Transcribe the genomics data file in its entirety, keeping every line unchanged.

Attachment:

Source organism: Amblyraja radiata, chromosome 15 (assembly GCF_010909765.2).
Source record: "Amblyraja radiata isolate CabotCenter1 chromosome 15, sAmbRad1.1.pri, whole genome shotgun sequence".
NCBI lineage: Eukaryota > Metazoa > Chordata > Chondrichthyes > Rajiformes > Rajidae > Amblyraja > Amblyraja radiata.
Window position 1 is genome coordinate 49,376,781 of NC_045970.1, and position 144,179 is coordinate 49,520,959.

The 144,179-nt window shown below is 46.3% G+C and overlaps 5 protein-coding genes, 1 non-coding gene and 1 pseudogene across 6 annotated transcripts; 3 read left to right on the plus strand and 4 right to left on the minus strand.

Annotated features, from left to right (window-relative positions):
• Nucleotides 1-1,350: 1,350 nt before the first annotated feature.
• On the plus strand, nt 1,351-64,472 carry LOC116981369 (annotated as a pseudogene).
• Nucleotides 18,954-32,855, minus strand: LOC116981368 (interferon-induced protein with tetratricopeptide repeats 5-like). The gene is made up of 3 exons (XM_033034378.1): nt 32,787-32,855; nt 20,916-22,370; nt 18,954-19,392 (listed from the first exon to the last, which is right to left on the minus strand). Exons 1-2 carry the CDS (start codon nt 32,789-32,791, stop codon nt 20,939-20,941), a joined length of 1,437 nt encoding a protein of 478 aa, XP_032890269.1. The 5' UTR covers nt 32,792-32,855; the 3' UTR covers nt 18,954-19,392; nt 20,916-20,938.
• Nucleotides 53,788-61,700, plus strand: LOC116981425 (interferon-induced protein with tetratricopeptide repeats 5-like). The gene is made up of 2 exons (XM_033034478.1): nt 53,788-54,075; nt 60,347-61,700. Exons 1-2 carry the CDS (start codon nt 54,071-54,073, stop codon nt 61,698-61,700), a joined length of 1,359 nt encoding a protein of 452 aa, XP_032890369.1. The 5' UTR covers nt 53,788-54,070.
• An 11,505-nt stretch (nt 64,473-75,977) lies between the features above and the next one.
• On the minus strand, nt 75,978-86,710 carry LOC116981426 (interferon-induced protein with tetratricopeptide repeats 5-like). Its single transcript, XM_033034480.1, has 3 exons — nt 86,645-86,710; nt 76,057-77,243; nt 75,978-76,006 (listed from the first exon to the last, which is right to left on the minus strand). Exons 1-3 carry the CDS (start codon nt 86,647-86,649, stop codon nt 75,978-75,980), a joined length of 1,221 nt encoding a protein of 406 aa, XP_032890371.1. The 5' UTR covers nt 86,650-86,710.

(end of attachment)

Source organism: Amblyraja radiata, chromosome 15 (assembly GCF_010909765.2).
Source record: "Amblyraja radiata isolate CabotCenter1 chromosome 15, sAmbRad1.1.pri, whole genome shotgun sequence".
NCBI lineage: Eukaryota > Metazoa > Chordata > Chondrichthyes > Rajiformes > Rajidae > Amblyraja > Amblyraja radiata.
Window position 1 is genome coordinate 49,376,781 of NC_045970.1, and position 144,179 is coordinate 49,520,959.

The 144,179-nt window shown below is 46.3% G+C and overlaps 5 protein-coding genes, 1 non-coding gene and 1 pseudogene across 6 annotated transcripts; 3 read left to right on the plus strand and 4 right to left on the minus strand.

Annotated features, from left to right (window-relative positions):
• Nucleotides 1-1,350: 1,350 nt before the first annotated feature.
• On the plus strand, nt 1,351-64,472 carry LOC116981369 (annotated as a pseudogene).
• Nucleotides 18,954-32,855, minus strand: LOC116981368 (interferon-induced protein with tetratricopeptide repeats 5-like). The gene is made up of 3 exons (XM_033034378.1): nt 32,787-32,855; nt 20,916-22,370; nt 18,954-19,392 (listed from the first exon to the last, which is right to left on the minus strand). Exons 1-2 carry the CDS (start codon nt 32,789-32,791, stop codon nt 20,939-20,941), a joined length of 1,437 nt encoding a protein of 478 aa, XP_032890269.1. The 5' UTR covers nt 32,792-32,855; the 3' UTR covers nt 18,954-19,392; nt 20,916-20,938.
• Nucleotides 53,788-61,700, plus strand: LOC116981425 (interferon-induced protein with tetratricopeptide repeats 5-like). The gene is made up of 2 exons (XM_033034478.1): nt 53,788-54,075; nt 60,347-61,700. Exons 1-2 carry the CDS (start codon nt 54,071-54,073, stop codon nt 61,698-61,700), a joined length of 1,359 nt encoding a protein of 452 aa, XP_032890369.1. The 5' UTR covers nt 53,788-54,070.
• An 11,505-nt stretch (nt 64,473-75,977) lies between the features above and the next one.
• On the minus strand, nt 75,978-86,710 carry LOC116981426 (interferon-induced protein with tetratricopeptide repeats 5-like). Its single transcript, XM_033034480.1, has 3 exons — nt 86,645-86,710; nt 76,057-77,243; nt 75,978-76,006 (listed from the first exon to the last, which is right to left on the minus strand). Exons 1-3 carry the CDS (start codon nt 86,647-86,649, stop codon nt 75,978-75,980), a joined length of 1,221 nt encoding a protein of 406 aa, XP_032890371.1. The 5' UTR covers nt 86,650-86,710.